March 06, 2015: After a snowfall on Thursday we weren’t sure if we could fly, but the the sun and the plowing skills of the staff of Chatham Airport and Department of Public Works did a great job, and when we arrived we saw a perfectly clean runway.
The beginning of the flight was promising as we flew the Bay south to north although the southeastern portion of the Bay was covered with dense pancake ice. On the second trackline, we found our first pair of right whales, and another five (in pairs and as singles) were detected on the next three tracks. All whales we found in the Bay that day were concentrated in its south-central part. A couple of the whales were well-known, easily recognizable individuals: EgNo2360 “Derecha” and EgNo1280 “Luna”.
Derecha was first sighted at an unknown age in the early 90s but not seen in Cape Cod Bay until 2011; she is a breeding female who last calved in 2010. Luna (age and sex unknown) has been seen since the early 80s and is a regular visitor to Cape Cod Bay; a good portion of its sighting history has come from time spent in and around the Bay. Luna was sighted last year in the Bay with new and significant injuries, and while the animal was not carrying any gear it is likely that these came from an entanglement which occurred within the last year. We are very glad to see that Luna’s wounds appear to be healing.
On the northern lines we encountered a large fin whale swimming just subsurface. The last right whale of the day signaled us with a blow when we were flying along the outer side of Cape Cod.
March 20, 2015: This was our first flight since our plane underwent scheduled maintenance. We were excited to see who would be in the bay and what they were doing after this recess, and took off in the Skymaster with low winds and calm sea states. It was a beautiful day so a number of researchers from other organizations were flying their own aerial surveys in area outside the Bay. The Center’s right whale habitat crew aboard the R/V Shearwater was also out on the water.
To our surprise, we only saw one right whale, and the footprint of another. This whale was EgNo1033, a male who is at least 36 years old; he has been studied in CCB since 1985 and was last seen by our survey team in May 2014. We are now wondering how the remainder of the season will be in regards to the demographics of individuals and numbers.
March 25, 2015 – Morning: The CCS right whale team took excellent advantage of this short weather window and conducted back to back aerial surveys of the eastern outer shore and Cape Cod Bay.
The first flight, east of the Outer Cape, was flown north to south, and within a few track lines more activity and oceanographic changes were observed than on previous flights. Two right whales were sighted but their dives were almost 20 minutes exactly and difficult to photograph. Three fin whales and three minke whales were also spotted, a nice change since we haven’t sighted many lately. Plankton was visible in coastal areas and close to Provincetown – an encouraging sign that the season may in fact pick up to a level more in line with previous ones. We finished around noon to refuel for the next survey.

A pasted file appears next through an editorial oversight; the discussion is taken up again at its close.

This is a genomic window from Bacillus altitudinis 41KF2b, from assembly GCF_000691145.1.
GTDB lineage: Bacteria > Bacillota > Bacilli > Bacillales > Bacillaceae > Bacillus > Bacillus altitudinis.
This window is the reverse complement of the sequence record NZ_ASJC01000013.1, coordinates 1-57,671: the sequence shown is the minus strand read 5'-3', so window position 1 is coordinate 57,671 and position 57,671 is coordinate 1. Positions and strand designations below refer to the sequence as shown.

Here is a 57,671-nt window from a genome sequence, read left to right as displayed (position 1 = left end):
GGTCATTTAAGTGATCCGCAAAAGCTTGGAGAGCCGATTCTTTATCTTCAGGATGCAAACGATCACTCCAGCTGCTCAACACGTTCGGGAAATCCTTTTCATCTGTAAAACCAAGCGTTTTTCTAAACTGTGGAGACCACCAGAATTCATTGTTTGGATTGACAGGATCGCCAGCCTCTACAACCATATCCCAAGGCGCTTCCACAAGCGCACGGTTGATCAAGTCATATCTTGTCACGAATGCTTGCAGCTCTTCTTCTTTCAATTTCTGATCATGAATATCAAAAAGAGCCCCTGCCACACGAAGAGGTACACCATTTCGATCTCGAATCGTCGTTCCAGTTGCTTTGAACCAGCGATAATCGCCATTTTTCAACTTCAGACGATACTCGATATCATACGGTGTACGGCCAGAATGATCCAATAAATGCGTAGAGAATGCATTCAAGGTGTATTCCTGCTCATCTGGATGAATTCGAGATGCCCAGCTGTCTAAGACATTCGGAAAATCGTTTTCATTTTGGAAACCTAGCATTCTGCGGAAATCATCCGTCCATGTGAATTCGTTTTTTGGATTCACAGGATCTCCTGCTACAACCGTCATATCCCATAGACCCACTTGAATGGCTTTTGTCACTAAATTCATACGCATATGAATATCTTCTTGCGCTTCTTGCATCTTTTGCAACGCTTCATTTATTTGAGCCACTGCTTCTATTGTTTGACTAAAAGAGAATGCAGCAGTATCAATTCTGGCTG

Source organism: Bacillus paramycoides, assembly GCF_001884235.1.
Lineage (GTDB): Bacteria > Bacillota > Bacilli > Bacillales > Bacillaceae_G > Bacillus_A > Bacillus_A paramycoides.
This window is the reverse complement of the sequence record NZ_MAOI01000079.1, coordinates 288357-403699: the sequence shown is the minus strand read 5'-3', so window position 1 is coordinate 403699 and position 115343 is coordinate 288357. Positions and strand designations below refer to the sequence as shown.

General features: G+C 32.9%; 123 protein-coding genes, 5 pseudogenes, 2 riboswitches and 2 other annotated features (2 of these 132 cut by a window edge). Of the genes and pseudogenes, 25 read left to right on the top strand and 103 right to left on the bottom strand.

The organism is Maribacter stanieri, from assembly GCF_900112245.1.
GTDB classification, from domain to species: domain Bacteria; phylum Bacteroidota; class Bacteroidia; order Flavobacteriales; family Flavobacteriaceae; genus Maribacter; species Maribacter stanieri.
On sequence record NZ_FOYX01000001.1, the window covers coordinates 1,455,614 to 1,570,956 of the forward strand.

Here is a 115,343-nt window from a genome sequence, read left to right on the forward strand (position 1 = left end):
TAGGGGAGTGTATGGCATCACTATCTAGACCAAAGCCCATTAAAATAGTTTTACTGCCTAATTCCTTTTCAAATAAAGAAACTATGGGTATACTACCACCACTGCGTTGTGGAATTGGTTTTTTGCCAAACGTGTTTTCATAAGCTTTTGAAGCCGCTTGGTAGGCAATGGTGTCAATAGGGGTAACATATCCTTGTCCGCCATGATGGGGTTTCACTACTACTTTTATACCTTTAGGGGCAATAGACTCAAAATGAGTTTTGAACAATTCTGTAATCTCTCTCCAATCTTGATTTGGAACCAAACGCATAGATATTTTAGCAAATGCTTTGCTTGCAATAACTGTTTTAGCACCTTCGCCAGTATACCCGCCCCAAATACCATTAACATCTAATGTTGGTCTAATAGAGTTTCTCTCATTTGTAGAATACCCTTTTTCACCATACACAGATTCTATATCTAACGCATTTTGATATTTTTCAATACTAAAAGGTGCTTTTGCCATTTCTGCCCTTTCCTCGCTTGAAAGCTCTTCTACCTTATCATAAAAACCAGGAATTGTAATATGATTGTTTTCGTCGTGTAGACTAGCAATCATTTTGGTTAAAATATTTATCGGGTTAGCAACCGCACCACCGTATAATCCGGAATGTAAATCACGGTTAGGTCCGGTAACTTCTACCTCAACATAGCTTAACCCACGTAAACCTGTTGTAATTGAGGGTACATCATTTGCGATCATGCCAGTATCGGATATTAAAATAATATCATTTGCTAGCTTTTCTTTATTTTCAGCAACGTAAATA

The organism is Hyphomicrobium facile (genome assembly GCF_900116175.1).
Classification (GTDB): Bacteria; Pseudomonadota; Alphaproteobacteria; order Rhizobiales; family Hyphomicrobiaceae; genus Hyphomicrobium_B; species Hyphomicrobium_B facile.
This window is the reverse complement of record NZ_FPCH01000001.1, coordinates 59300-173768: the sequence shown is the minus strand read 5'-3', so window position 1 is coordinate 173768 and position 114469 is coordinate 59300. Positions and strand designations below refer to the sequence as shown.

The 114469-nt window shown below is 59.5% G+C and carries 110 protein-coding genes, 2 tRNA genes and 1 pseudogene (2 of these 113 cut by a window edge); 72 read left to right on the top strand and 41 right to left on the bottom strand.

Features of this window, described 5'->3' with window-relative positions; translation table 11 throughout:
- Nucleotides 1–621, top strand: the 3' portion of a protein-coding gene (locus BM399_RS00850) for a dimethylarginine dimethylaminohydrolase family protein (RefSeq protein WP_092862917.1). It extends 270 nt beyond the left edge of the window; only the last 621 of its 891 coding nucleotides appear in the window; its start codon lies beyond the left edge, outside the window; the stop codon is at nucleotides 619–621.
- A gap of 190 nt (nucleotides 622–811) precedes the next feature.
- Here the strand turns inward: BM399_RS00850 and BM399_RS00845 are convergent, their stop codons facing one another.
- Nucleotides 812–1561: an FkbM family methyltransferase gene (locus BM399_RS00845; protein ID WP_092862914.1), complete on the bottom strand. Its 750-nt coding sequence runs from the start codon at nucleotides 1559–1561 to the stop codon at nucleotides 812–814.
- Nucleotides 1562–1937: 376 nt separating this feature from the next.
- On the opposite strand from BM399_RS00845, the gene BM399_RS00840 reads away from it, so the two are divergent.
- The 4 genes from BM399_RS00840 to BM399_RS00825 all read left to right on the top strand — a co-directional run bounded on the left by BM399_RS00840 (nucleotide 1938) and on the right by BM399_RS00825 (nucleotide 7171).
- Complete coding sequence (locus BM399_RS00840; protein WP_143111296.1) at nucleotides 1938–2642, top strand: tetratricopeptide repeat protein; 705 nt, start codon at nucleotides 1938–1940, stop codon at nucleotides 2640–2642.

March 25, 2015 – Afternoon: After a short break to refuel, we took off for the Cape Cod Bay survey. One fin whale was sighted from the trackline. The increased amount of wildlife observed on the marning’s eastern outer shore survey suggested that we might finally see the long expected change in the right whale presence in the Bay, and right on our first trackline we spotted a whale! The plane circled for close to half an hour waiting for the right whale to resurface in hopes of documenting this individual, only to watch the animal fluke and dive again: we did not have a chance to take a single photo. Because we were still at the very beginning of the survey we did not wait for the next surfacing and left this whale, hoping we would spot it when we return past this area finishing the next line.
On the next line a whale that couldn’t be identified from the trackline was sighted, so we circled, waiting for it to surface – only to realize it was not a right whale, but another fin whale. This fin whale had a prominent scar, and we showed a picture of it to our colleagues at The Center who work with fin whales, they were able to immediately recognize it.
The rest of the bay was empty, with not a single other marine mammal seen. Quite disappointing after so much effort put, but hope never dies. We’ll wait.
March 31, 2015: This Tuesday, the last day of March, spring was finally in the air, with little snow left on the ground and birds singing everywhere. Winds were high in the morning but an afternoon takeoff saw ideal survey conditions. Unfortunately we had no right whales or marine mammals of any kind in Cape Cod Bay. On the bright side we knew we weren’t missing any on the surface, as we could see clearly across track lines in this calm clear weather. The highlight of the day was seeing the boat named Half Moon, a replica of a Dutch 17th century vessel, cross our path and give us a salute.
Once we turned onto the backside we saw two fin whales and one right whale; EgNo 3670, a female born in 2006. She was previously sighted with severe trauma due to an entanglement and still carries disheartening wounds. If she is able to survive, this young whale will hopefully become a reproducing female and contribute to the recovery of the species. The sea state picked up shortly after but conditions were good enough to complete the survey.